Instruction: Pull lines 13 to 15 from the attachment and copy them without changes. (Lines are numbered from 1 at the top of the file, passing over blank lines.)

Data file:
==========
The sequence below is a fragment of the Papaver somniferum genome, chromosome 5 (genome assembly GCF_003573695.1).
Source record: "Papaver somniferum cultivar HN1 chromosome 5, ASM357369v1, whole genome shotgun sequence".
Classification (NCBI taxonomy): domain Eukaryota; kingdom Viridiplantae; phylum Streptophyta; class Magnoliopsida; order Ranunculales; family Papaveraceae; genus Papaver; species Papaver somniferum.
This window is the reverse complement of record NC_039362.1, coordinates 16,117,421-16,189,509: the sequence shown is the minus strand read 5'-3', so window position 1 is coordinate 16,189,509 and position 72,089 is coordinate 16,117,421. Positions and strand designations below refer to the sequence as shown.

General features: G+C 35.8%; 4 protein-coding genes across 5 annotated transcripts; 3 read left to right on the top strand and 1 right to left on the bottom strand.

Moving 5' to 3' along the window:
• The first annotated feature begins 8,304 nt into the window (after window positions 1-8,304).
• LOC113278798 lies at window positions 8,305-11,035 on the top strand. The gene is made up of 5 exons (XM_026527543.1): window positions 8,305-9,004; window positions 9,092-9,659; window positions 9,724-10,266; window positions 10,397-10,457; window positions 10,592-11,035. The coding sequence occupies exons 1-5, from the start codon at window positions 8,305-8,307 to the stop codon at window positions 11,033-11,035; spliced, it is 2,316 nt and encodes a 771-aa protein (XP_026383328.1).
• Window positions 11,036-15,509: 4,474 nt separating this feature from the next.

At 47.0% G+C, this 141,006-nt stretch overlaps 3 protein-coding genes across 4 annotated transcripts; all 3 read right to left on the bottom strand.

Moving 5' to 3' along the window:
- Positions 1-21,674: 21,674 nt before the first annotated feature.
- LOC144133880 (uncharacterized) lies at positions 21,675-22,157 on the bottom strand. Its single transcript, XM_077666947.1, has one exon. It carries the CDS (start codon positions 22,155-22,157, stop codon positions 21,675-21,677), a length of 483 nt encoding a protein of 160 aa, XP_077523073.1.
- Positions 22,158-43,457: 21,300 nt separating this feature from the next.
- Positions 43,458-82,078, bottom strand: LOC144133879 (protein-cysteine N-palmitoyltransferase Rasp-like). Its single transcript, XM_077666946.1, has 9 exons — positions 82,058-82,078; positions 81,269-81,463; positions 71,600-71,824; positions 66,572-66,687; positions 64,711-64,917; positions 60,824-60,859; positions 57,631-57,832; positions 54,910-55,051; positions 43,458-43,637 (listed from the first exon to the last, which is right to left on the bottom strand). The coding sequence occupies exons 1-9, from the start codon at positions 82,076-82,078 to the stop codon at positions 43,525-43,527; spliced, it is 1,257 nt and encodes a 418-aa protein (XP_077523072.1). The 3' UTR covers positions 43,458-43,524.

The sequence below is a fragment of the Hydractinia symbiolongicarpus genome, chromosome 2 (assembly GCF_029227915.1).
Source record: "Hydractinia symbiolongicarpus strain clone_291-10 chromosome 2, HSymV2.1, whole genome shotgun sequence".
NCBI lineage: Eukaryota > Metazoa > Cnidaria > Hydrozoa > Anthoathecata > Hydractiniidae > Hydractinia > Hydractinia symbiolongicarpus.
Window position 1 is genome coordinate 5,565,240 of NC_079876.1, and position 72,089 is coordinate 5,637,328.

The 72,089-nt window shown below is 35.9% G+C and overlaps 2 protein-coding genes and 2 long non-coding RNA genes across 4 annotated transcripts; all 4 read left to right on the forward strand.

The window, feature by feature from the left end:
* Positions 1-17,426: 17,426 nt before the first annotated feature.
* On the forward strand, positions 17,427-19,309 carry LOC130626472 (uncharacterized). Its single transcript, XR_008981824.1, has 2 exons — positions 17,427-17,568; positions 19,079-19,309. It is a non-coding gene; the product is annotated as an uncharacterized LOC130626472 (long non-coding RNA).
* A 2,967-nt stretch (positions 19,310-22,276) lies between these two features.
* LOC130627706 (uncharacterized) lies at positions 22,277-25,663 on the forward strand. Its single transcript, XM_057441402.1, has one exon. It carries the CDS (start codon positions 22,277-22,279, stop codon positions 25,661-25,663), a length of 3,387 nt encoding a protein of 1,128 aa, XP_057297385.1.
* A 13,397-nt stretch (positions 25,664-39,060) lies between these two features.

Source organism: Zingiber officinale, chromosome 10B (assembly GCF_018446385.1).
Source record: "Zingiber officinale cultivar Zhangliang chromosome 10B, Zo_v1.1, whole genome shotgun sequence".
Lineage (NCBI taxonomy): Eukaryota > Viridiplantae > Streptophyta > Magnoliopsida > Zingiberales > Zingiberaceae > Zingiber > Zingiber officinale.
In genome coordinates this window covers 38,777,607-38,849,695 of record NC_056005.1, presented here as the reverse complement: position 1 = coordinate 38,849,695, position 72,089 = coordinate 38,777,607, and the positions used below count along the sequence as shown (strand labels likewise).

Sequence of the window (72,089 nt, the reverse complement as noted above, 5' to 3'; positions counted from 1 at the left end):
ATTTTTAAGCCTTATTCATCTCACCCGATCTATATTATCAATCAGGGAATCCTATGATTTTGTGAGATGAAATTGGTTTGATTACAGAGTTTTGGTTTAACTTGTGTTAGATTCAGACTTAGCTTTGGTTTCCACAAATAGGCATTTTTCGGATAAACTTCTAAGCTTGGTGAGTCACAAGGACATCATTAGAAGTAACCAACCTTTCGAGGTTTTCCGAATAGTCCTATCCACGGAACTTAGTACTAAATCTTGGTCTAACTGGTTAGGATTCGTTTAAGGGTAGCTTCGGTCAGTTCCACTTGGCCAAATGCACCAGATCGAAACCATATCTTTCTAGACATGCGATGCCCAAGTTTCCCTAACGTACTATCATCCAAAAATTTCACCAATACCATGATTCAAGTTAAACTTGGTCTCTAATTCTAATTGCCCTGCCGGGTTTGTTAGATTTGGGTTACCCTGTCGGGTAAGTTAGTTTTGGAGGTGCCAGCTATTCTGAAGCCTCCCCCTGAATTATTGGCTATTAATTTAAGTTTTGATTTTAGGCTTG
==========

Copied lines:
- LOC144133880 (uncharacterized) lies at positions 21,675-22,157 on the bottom strand. Its single transcript, XM_077666947.1, has one exon. It carries the CDS (start codon positions 22,155-22,157, stop codon positions 21,675-21,677), a length of 483 nt encoding a protein of 160 aa, XP_077523073.1.
- Positions 22,158-43,457: 21,300 nt separating this feature from the next.
- Positions 43,458-82,078, bottom strand: LOC144133879 (protein-cysteine N-palmitoyltransferase Rasp-like). Its single transcript, XM_077666946.1, has 9 exons — positions 82,058-82,078; positions 81,269-81,463; positions 71,600-71,824; positions 66,572-66,687; positions 64,711-64,917; positions 60,824-60,859; positions 57,631-57,832; positions 54,910-55,051; positions 43,458-43,637 (listed from the first exon to the last, which is right to left on the bottom strand). The coding sequence occupies exons 1-9, from the start codon at positions 82,076-82,078 to the stop codon at positions 43,525-43,527; spliced, it is 1,257 nt and encodes a 418-aa protein (XP_077523072.1). The 3' UTR covers positions 43,458-43,524.